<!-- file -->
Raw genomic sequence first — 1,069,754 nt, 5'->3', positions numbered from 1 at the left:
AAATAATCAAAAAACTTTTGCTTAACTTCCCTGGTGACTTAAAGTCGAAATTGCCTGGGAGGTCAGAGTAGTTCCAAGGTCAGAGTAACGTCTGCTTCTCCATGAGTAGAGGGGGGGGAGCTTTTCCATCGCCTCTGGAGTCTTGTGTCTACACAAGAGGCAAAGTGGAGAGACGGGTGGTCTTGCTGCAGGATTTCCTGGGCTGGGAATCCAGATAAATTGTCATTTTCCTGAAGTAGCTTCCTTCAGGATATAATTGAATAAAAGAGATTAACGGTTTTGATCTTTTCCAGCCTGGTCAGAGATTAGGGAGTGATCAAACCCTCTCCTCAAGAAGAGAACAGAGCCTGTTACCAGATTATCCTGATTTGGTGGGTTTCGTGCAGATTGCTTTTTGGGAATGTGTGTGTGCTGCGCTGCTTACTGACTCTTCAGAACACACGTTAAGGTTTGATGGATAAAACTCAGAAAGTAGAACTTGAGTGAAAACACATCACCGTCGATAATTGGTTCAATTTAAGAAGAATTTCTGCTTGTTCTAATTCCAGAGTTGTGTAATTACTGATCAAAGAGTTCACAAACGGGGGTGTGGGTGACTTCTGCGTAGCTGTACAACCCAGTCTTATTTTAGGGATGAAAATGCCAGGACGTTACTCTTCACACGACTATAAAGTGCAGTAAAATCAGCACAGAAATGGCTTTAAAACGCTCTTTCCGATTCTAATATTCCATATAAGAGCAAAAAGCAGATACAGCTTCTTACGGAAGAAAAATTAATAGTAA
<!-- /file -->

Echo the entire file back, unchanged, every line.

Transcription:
Raw genomic sequence first — 1,069,754 nt, 5'->3', positions numbered from 1 at the left:
AAATAATCAAAAAACTTTTGCTTAACTTCCCTGGTGACTTAAAGTCGAAATTGCCTGGGAGGTCAGAGTAGTTCCAAGGTCAGAGTAACGTCTGCTTCTCCATGAGTAGAGGGGGGGGAGCTTTTCCATCGCCTCTGGAGTCTTGTGTCTACACAAGAGGCAAAGTGGAGAGACGGGTGGTCTTGCTGCAGGATTTCCTGGGCTGGGAATCCAGATAAATTGTCATTTTCCTGAAGTAGCTTCCTTCAGGATATAATTGAATAAAAGAGATTAACGGTTTTGATCTTTTCCAGCCTGGTCAGAGATTAGGGAGTGATCAAACCCTCTCCTCAAGAAGAGAACAGAGCCTGTTACCAGATTATCCTGATTTGGTGGGTTTCGTGCAGATTGCTTTTTGGGAATGTGTGTGTGCTGCGCTGCTTACTGACTCTTCAGAACACACGTTAAGGTTTGATGGATAAAACTCAGAAAGTAGAACTTGAGTGAAAACACATCACCGTCGATAATTGGTTCAATTTAAGAAGAATTTCTGCTTGTTCTAATTCCAGAGTTGTGTAATTACTGATCAAAGAGTTCACAAACGGGGGTGTGGGTGACTTCTGCGTAGCTGTACAACCCAGTCTTATTTTAGGGATGAAAATGCCAGGACGTTACTCTTCACACGACTATAAAGTGCAGTAAAATCAGCACAGAAATGGCTTTAAAACGCTCTTTCCGATTCTAATATTCCATATAAGAGCAAAAAGCAGATACAGCTTCTTACGGAAGAAAAATTAATAGTAA